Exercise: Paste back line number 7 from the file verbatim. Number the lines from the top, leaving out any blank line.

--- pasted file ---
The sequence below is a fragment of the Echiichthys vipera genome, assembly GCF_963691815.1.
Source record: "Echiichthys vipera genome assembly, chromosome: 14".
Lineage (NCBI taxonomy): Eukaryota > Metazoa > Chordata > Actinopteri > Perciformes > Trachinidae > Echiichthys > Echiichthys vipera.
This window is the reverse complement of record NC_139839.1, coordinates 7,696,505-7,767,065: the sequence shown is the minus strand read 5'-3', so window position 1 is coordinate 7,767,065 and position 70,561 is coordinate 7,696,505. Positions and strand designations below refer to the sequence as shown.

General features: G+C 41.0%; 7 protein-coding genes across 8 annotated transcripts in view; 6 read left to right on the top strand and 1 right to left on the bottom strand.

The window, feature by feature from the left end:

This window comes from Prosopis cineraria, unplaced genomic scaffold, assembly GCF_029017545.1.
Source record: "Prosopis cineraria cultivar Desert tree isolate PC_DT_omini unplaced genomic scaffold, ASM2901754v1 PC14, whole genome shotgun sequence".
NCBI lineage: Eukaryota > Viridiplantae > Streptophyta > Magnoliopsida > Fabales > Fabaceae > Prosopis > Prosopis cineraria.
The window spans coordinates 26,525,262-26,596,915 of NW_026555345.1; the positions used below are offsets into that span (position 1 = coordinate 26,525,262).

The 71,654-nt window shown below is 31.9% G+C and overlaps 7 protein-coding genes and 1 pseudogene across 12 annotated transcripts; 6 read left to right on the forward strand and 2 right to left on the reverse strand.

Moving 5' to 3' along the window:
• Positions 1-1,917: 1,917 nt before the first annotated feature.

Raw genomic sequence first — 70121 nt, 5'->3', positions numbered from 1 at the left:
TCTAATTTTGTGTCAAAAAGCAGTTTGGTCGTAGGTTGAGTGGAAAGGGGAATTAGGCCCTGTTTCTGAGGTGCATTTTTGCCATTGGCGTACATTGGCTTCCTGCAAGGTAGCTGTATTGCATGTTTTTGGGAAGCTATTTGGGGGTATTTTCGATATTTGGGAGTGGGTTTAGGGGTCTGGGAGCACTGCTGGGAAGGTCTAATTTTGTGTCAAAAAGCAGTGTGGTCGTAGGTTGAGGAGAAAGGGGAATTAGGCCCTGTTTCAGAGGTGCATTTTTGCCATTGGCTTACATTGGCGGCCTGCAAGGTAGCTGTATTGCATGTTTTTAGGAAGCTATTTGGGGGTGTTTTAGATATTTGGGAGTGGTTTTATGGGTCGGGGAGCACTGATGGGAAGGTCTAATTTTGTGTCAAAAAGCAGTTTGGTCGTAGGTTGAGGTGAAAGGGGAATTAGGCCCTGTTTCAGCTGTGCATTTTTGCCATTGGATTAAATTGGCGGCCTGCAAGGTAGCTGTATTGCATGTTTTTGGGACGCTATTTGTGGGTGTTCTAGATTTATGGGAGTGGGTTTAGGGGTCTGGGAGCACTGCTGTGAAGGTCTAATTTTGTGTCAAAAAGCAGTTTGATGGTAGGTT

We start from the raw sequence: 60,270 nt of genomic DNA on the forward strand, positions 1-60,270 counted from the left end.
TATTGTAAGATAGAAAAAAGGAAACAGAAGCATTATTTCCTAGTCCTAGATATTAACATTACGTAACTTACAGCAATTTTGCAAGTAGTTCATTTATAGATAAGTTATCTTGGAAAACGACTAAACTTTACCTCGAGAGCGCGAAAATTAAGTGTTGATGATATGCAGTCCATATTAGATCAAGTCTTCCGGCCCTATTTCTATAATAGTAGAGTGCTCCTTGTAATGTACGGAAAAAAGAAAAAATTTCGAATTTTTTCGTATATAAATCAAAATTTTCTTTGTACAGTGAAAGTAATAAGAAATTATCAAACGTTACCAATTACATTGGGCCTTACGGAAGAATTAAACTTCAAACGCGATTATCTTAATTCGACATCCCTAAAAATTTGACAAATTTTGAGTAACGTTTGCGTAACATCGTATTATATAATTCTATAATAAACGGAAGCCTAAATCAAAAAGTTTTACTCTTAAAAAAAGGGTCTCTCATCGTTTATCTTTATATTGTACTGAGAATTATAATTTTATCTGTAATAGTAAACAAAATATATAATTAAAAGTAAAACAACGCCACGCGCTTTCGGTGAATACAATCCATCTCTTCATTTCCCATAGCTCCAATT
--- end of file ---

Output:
This window comes from Prosopis cineraria, unplaced genomic scaffold, assembly GCF_029017545.1.